This week the editors cover Marc LiVecche’s article about retribution, Colin Dueck’s article about Reinhold Niebuhr, and Christian Forstner’s comments on the German election.

Rough Transcript

Tooley: Hello this is Mark Tooley, editor of Providence: A Journal of Christianity & American Foreign Policy, with another episode of Marksism, with fellow Mark(c)s and fellow editors, Marc LiVecche and Mark Melton. We’re addressing three articles from Providence over the last week or so. One is Marc LiVecche’s response to Wheaton professor Esau McCaulley’s New York Times column in which he urged forgiveness, national forgiveness, rather than revenge aimed at terrorists who strike the US. McCaulley was especially concerned about President Biden’s declaration that there could be no forgiveness for the terrorists who struck the airport in Afghanistan, in Kabul, Afghanistan, killing numerous Afghans and a number of US military personnel. Then we’ll take a look at a column by George Mason University professor Colin Dueck on Reinhold Niebuhr and how he saw the world and its impact on geopolitics. Finally, I’ll have a few words about the German election and some analysis we received from Christian Forstner, who is with one of the German political parties but based here in Washington, DC. But first, Marc LiVecche, you responded at length quite thoroughly to Esau McCaulley’s column in the New York Times denouncing the comment of President Biden on his rejection of forgiveness, and you make a very important distinction between revenge and retribution. Tell us more.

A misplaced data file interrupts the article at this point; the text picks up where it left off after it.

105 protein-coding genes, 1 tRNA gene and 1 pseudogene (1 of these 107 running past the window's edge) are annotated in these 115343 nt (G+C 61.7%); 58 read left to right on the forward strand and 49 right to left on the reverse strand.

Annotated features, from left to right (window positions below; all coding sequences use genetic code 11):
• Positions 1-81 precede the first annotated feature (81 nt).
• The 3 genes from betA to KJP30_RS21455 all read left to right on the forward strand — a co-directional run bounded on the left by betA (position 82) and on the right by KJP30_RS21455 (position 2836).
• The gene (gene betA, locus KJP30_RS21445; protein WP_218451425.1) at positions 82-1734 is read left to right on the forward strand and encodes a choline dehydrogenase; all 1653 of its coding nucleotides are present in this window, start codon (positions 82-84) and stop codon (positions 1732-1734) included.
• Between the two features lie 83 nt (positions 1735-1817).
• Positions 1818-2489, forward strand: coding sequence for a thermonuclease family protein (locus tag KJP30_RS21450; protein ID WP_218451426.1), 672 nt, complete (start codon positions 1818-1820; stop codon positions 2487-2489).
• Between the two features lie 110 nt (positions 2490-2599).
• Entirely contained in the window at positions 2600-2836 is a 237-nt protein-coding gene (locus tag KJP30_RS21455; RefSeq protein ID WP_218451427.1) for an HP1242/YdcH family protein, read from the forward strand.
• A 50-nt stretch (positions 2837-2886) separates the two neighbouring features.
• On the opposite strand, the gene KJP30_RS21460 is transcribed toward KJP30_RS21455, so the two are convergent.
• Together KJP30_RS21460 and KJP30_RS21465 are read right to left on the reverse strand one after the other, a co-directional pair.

LiVecche: Yeah. I suppose that at the outset I should say that we are in agreement on Biden’s maybe ill-advised suggestion that there will be no forgiveness. And I do make a place, certainly, for forgiveness in international relations. I think the basis of Just War is eventually to lead to the conditions that might allow for peace between more parties, and part of that peace is going to necessitate the advance of forgiveness. But all of that comes with an awful lot of other things that have to be in place first. I suggest that the difference, basic difference, between retribution and revenge, and they ought not to go on together, is that revenge is happy to simply wreak havoc and to see the enemy suffer per se. And this is one of those things that Saint Augustine says is evil in war. It’s not the violence per se, it’s not the war per se, it’s an internal attitude of implacable hatred, a desire to see the enemy suffer such excessive cruelty. And that sort of thing is when internal disposition, so revenge, is simply happy to see the enemy suffer for its own sake. Whereas retribution is an effort to answer injury in an equitable way. So, to answer the loss of an eye with the loss of an eye. Something that is proportionate to both the offense but also proportionate to the desired end, which is punishment that leads to reconciliation. J. Budziszewski has a nice little way of putting it. He says, “retribution answers injury with injury for public good and revenge answers malice with malice for private satisfaction.” So, again, this internal disposition. And I thought our New York Times author just conflated the two, and he asks for something that’s dangerous to have in not just international relations but personal relations. One ought not to quickly seek to forgive if the offender has not repented. I’ve written before that forgiveness is broken into two bits. One part is unilateral on the part of the victim; it’s forgiveness is compassion. I don’t know the story that leads people to do the things that they do. I can be compassionate and wish that this person behaved in some other way. But the other kind of forgiveness that leads to reconciliation: forgiveness is absolution that is first dependent on our enemies seeing the error of their ways, repenting demonstrably, and suggesting that they are not going to do the thing again. And if you forgive someone prior to that not only are you putting yourself potentially at risk, but you’re potentially short circuiting the guilt cycle. And God approaches people often through allowing them to feel guilt and shame for what they’ve done, which has some chance of leading a sensitive soul toward repentance and finally reconciliation.